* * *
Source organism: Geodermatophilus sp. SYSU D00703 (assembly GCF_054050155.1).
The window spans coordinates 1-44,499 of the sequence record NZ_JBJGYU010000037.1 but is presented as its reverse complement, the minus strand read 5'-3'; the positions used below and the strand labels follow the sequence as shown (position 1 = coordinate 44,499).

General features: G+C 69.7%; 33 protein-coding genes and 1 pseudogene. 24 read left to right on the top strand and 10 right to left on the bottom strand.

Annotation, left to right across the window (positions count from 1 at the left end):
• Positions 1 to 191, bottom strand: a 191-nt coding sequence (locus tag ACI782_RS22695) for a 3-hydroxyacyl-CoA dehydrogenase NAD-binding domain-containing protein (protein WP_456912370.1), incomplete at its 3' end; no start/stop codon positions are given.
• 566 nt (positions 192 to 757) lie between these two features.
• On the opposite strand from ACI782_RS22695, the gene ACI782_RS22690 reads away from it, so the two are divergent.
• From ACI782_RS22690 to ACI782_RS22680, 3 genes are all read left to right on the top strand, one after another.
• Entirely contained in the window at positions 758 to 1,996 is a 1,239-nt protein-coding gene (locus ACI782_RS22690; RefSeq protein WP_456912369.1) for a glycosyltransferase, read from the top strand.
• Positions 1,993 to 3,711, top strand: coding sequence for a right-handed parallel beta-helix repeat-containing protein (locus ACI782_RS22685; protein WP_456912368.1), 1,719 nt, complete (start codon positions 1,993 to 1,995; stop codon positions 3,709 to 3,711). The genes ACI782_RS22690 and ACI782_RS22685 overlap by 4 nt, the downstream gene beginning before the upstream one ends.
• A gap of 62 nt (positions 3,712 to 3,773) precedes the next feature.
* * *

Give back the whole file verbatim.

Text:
Source organism: Geodermatophilus sp. SYSU D00703 (assembly GCF_054050155.1).
The window spans coordinates 1-44,499 of the sequence record NZ_JBJGYU010000037.1 but is presented as its reverse complement, the minus strand read 5'-3'; the positions used below and the strand labels follow the sequence as shown (position 1 = coordinate 44,499).

General features: G+C 69.7%; 33 protein-coding genes and 1 pseudogene. 24 read left to right on the top strand and 10 right to left on the bottom strand.

Annotation, left to right across the window (positions count from 1 at the left end):
• Positions 1 to 191, bottom strand: a 191-nt coding sequence (locus tag ACI782_RS22695) for a 3-hydroxyacyl-CoA dehydrogenase NAD-binding domain-containing protein (protein WP_456912370.1), incomplete at its 3' end; no start/stop codon positions are given.
• 566 nt (positions 192 to 757) lie between these two features.
• On the opposite strand from ACI782_RS22695, the gene ACI782_RS22690 reads away from it, so the two are divergent.
• From ACI782_RS22690 to ACI782_RS22680, 3 genes are all read left to right on the top strand, one after another.
• Entirely contained in the window at positions 758 to 1,996 is a 1,239-nt protein-coding gene (locus ACI782_RS22690; RefSeq protein WP_456912369.1) for a glycosyltransferase, read from the top strand.
• Positions 1,993 to 3,711, top strand: coding sequence for a right-handed parallel beta-helix repeat-containing protein (locus ACI782_RS22685; protein WP_456912368.1), 1,719 nt, complete (start codon positions 1,993 to 1,995; stop codon positions 3,709 to 3,711). The genes ACI782_RS22690 and ACI782_RS22685 overlap by 4 nt, the downstream gene beginning before the upstream one ends.
• A gap of 62 nt (positions 3,712 to 3,773) precedes the next feature.